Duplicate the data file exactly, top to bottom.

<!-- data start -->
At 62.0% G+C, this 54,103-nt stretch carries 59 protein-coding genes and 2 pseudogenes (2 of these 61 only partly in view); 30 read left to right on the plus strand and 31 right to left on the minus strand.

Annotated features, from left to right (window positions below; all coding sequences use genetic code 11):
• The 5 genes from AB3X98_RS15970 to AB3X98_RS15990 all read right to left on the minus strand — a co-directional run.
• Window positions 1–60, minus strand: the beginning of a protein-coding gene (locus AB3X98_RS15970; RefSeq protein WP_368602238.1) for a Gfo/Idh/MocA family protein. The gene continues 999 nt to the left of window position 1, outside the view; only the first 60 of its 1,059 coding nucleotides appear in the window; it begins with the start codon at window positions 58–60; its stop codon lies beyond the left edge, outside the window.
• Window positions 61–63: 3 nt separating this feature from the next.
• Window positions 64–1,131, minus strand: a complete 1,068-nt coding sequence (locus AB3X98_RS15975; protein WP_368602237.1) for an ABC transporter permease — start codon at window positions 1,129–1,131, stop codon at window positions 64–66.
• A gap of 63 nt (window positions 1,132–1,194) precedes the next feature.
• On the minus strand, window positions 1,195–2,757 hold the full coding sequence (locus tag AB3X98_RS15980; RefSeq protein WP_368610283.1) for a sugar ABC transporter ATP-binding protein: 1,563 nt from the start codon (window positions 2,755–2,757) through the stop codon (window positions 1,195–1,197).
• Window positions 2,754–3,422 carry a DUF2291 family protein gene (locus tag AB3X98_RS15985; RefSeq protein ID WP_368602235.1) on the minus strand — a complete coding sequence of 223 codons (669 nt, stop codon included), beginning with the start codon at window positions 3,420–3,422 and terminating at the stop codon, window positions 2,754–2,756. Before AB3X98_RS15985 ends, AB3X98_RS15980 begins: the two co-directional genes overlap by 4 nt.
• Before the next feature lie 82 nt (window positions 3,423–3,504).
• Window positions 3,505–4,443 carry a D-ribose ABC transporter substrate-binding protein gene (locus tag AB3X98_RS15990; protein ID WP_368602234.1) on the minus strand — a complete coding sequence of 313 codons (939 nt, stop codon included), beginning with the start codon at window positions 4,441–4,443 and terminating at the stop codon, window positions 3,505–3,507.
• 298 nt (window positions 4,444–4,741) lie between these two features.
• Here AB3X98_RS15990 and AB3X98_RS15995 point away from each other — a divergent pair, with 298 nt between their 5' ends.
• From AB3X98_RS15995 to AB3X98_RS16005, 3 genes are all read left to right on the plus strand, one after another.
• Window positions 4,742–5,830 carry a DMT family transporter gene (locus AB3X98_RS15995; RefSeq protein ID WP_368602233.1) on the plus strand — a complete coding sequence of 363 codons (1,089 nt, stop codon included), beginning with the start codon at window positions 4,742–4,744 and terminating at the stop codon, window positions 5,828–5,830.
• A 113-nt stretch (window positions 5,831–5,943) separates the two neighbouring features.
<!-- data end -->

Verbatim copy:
At 62.0% G+C, this 54,103-nt stretch carries 59 protein-coding genes and 2 pseudogenes (2 of these 61 only partly in view); 30 read left to right on the plus strand and 31 right to left on the minus strand.

Annotated features, from left to right (window positions below; all coding sequences use genetic code 11):
• The 5 genes from AB3X98_RS15970 to AB3X98_RS15990 all read right to left on the minus strand — a co-directional run.
• Window positions 1–60, minus strand: the beginning of a protein-coding gene (locus AB3X98_RS15970; RefSeq protein WP_368602238.1) for a Gfo/Idh/MocA family protein. The gene continues 999 nt to the left of window position 1, outside the view; only the first 60 of its 1,059 coding nucleotides appear in the window; it begins with the start codon at window positions 58–60; its stop codon lies beyond the left edge, outside the window.
• Window positions 61–63: 3 nt separating this feature from the next.
• Window positions 64–1,131, minus strand: a complete 1,068-nt coding sequence (locus AB3X98_RS15975; protein WP_368602237.1) for an ABC transporter permease — start codon at window positions 1,129–1,131, stop codon at window positions 64–66.
• A gap of 63 nt (window positions 1,132–1,194) precedes the next feature.
• On the minus strand, window positions 1,195–2,757 hold the full coding sequence (locus tag AB3X98_RS15980; RefSeq protein WP_368610283.1) for a sugar ABC transporter ATP-binding protein: 1,563 nt from the start codon (window positions 2,755–2,757) through the stop codon (window positions 1,195–1,197).
• Window positions 2,754–3,422 carry a DUF2291 family protein gene (locus tag AB3X98_RS15985; RefSeq protein ID WP_368602235.1) on the minus strand — a complete coding sequence of 223 codons (669 nt, stop codon included), beginning with the start codon at window positions 3,420–3,422 and terminating at the stop codon, window positions 2,754–2,756. Before AB3X98_RS15985 ends, AB3X98_RS15980 begins: the two co-directional genes overlap by 4 nt.
• Before the next feature lie 82 nt (window positions 3,423–3,504).
• Window positions 3,505–4,443 carry a D-ribose ABC transporter substrate-binding protein gene (locus tag AB3X98_RS15990; protein ID WP_368602234.1) on the minus strand — a complete coding sequence of 313 codons (939 nt, stop codon included), beginning with the start codon at window positions 4,441–4,443 and terminating at the stop codon, window positions 3,505–3,507.
• 298 nt (window positions 4,444–4,741) lie between these two features.
• Here AB3X98_RS15990 and AB3X98_RS15995 point away from each other — a divergent pair, with 298 nt between their 5' ends.
• From AB3X98_RS15995 to AB3X98_RS16005, 3 genes are all read left to right on the plus strand, one after another.
• Window positions 4,742–5,830 carry a DMT family transporter gene (locus AB3X98_RS15995; RefSeq protein ID WP_368602233.1) on the plus strand — a complete coding sequence of 363 codons (1,089 nt, stop codon included), beginning with the start codon at window positions 4,742–4,744 and terminating at the stop codon, window positions 5,828–5,830.
• A 113-nt stretch (window positions 5,831–5,943) separates the two neighbouring features.